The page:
Pop Culture Gadabout
Friday, December 10, 2010
      ( 12/10/2010 10:06:00 PM ) Bill S.  

“THINK OF THE FRIO KID PLAYING SANTY!” Tom Pomplun’s Graphic Classics series goes seasonal with its 19th volume, Christmas Classics (Eureka Productions), and as in earlier volumes in this well-produced series of classic lit adaptations, the new color comics anthology contains a strong blend of familiar and lesser known works by American and British writers.

After a one-page intro reprinting a Letter from St. Nicholas written by Mark Twain (more charming than satiric), the book opens with its two most familiar Christmas works: an adaptation of Dickens’ “A Christmas Carol” and Clement Moore’s “A Visit from St. Nicholas.” The first, adapted by Alex Burrows and Micah Farritor, proves serviceable; though the writer and artist don’t really add much to this holiday chestnut save for the image of Marley’s ghost’s jaw dropping off of his face in mid-warning. Still, the version remains true to Dickens’ vision and thankfully doesn’t stint on some of the grimmer images so essential to the story.

Florence Cestac’s big-nosed illos on the equally familiar Moore poem are wholeheartedly cartoony, though, in this case the poem’s familiarity works against the graphics in more than one panel. When our narrator is roused from bed by the rooftop clatter, for instance, the sharp-eyed reader can’t help wondering, “Isn’t this guy supposed to be wearing a nightcap? And where’s mama?” It’s okay to make the art cartoonlike, just stay true to the limited text, okay?

From there, though, the selections in Classics grow increasingly more surprising. Rich Rainey and Hunter Emerson’s “Adventure of the Blue Carbuncle” takes a lightweight Sherlock Holmes adventure and reminds us that even classic literary series characters weren’t immune to the demands of a holiday adventure. British artist Emerson, who can sometimes get pretty free-wheeling in his artwork, plays it relatively straight with this outing, though doubtless some Baker Street Irregulars will take issue with the exaggerated features on his great detective.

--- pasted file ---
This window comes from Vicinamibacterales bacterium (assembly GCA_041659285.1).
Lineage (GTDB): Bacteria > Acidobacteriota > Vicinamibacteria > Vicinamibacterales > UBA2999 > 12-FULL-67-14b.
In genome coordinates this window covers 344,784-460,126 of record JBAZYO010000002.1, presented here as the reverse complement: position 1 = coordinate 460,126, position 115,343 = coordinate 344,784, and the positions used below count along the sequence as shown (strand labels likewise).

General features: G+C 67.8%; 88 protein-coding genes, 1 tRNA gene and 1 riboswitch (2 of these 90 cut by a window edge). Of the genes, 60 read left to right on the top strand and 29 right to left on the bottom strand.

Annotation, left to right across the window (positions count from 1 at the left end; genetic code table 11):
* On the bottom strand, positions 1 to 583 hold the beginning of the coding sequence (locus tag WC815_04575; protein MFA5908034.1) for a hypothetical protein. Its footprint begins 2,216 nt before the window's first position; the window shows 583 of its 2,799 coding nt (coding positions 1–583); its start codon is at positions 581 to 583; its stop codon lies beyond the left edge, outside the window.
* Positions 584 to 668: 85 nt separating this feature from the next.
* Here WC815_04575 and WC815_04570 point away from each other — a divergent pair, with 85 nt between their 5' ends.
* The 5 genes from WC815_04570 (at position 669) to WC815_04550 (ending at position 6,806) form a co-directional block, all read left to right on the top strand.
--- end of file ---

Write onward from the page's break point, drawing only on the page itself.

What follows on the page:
O. Henry’s Christmas romance, “A Chaparral Christmas Gift,” is handled much more conservatively by artist Cynthia Martin, which works for this none-too-surprising western yarn. (The writer’s better known offering, “The Gift of the Magi,” has already been adapted in a Graphic Classics O. Henry collection.) Editor Pomplun, who has handed himself the task of adapting the more obscure works, handles this and the next three tales, the most visually outlandish being an adaptation of Willa Cather’s “Strategy of the Werewolf Dog,” the story of a Grinch-y attempt to destroy Christmas that amazingly doesn’t end with the villain’s reformation. Dutch former undergrounder Evart Geradts renders this tale in a heavily stylised manner, like a children’s book on acid, which leavens Cather’s dark fantasy somewhat. Definitely an odd little tale.